Published November 26 2010
Essentia to keep iconic sculptures
Innovis Health signs are being replaced with the logo of Essentia Health. MeritCare red is quickly giving way to Sanford blue.
But one golden icon isn’t going anywhere.
Essentia Health has no plans to take down the trio of golden sculptures that have graced the former Dakota Clinic building at 1702 S. University Drive since the mid-1970s, spokeswoman Miranda Glandt said this week.
That should come as welcome news to patients and longtime employees who have been asking whether the sculptures – often referred to as the “golden family” – will remain now that Innovis signs are being replaced to reflect the merger with Essentia, said Bob Bakkum, senior director of administrative services who oversees Essentia facilities in the metro area.
“It’s kind of become a landmark,” said Bakkum, a Moorhead native.
The sculptures depict a physician with one arm around a mother holding a baby and the other around a boy with his arm in a sling. They’re covered in 10-karat gold leaf, which has started to peel, Bakkum said.
Following is a brief history of the sculptures, compiled by Bakkum with additional material from Forum archives and Essentia Health’s website:
Dakota Clinic was founded in 1926 through a physician partnership with 10 employees. The original clinic was at 702 1st Ave. S. near Island Park.
In 1957, the clinic relocated to a new building on South University Drive. When it expanded to three stories in the late-1960s and early ’70s, the physicians wanted something other than a sign to identify it.
As Bakkum tells it, a group of Dakota Clinic physicians met with Perry Clark and Mark Nelsen from the Clark and Holman architecture firm of Fargo to discuss the project. The physicians wanted a representation of the practice of medicine that Dakota Clinic was providing.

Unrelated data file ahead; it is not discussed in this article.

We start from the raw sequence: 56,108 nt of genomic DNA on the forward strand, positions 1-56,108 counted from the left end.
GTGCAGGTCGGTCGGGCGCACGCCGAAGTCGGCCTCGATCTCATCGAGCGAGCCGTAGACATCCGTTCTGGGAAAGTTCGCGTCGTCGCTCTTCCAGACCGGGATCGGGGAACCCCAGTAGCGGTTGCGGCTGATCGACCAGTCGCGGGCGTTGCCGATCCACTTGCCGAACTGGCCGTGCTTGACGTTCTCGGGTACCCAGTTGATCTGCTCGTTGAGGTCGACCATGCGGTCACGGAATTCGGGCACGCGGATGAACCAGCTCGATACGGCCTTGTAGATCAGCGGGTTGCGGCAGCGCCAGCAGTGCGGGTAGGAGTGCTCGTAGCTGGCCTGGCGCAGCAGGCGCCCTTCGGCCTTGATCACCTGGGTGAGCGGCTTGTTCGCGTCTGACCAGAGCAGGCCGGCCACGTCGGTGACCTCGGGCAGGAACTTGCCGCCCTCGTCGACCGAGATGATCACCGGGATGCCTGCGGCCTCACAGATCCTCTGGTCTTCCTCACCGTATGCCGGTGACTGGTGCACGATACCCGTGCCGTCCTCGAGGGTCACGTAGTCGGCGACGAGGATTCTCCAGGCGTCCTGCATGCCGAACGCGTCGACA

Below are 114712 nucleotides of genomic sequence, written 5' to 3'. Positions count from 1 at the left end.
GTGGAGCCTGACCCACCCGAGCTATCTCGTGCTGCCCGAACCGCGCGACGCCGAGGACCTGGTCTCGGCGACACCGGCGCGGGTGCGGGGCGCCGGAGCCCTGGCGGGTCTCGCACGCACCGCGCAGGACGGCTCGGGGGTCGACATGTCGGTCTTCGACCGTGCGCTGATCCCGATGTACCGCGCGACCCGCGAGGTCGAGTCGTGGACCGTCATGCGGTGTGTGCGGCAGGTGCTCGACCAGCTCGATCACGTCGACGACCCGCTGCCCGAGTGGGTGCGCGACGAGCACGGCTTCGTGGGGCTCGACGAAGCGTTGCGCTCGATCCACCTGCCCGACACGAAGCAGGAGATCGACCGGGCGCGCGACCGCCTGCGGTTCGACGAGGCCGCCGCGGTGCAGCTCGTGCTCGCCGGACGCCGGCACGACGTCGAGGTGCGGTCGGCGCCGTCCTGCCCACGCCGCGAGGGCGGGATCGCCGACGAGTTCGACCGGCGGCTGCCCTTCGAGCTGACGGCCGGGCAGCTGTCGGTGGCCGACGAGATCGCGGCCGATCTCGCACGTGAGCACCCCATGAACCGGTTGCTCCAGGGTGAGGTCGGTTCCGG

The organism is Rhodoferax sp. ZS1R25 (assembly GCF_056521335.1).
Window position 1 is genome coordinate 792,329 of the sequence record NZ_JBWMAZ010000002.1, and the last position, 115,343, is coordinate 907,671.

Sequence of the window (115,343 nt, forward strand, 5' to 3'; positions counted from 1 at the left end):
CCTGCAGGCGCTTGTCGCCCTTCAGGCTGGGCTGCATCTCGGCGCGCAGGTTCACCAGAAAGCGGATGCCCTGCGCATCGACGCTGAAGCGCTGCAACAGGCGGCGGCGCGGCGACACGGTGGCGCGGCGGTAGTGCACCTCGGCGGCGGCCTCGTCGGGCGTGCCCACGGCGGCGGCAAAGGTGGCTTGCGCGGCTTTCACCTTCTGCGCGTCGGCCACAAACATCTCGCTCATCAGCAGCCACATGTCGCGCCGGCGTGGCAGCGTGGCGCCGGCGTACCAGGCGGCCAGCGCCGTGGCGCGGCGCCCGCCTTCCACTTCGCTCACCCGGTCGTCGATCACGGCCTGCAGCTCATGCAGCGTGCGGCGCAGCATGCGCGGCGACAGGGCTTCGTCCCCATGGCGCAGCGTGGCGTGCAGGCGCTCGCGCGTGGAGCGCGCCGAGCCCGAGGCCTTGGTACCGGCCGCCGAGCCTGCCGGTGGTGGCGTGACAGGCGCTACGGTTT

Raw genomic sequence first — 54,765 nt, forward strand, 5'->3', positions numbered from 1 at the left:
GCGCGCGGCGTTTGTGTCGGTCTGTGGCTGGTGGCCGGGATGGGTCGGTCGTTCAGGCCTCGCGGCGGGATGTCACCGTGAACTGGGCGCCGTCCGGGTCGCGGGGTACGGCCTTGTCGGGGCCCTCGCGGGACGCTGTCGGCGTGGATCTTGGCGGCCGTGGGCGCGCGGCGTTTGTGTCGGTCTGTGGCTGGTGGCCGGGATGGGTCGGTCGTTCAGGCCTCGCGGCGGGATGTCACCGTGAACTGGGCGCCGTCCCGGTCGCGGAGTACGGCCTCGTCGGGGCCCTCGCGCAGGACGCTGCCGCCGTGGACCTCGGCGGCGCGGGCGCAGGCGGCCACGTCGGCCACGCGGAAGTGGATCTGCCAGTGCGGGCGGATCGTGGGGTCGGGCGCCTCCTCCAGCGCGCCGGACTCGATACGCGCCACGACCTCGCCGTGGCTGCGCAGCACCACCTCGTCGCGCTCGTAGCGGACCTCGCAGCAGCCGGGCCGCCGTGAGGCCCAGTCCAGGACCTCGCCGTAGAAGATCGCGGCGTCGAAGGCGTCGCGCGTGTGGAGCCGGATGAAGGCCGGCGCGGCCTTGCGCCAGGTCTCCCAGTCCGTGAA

The 14-foot pieces were designed and sculpted by Peter Eide of Design Services Associates in Fargo, with assistance from Nelsen and Larry Simpson of Design Services.
Eide applied the gold leaf in 4-inch squares mounted on paper using a slow-set adhesive, according to a Dec. 30, 1973, article in The Forum. The gold was then burnished with cotton into a permanent high sheen.
“The resin and its gold cover are impervious to heat, sun and cold,” Eide said at the time. “It will last a long, long time.”
The clinic’s director at the time, Ralph Schmierer, said the physician’s executive committee was happy with the results.
“The sculptures, along with the clinic name below them, will help visitors find us,” he said in the Forum article. “We felt the huge south elevation of the clinic addition called for something different. The architects and the artist put much early thought into what we believe will be a very pleasing result.”
Indeed, the sculptures continue to catch eyes.
Bakkum said one question he heard often when the Dakota Clinic name was changed to Innovis Health was whether the sculptures would go, too. At the time, clinic officials considered taking the sculptures down and re-covering them but decided to leave them up.
Bakkum said he’s since received a $10,000 bid to recover the sculptures with gold leaf, but a decision hasn’t been made to do so.
In the meantime, the time-tested “golden family” will continue to greet patients at the facility.
Readers can reach Forum reporter Mike Nowatzki at (701) 241-5528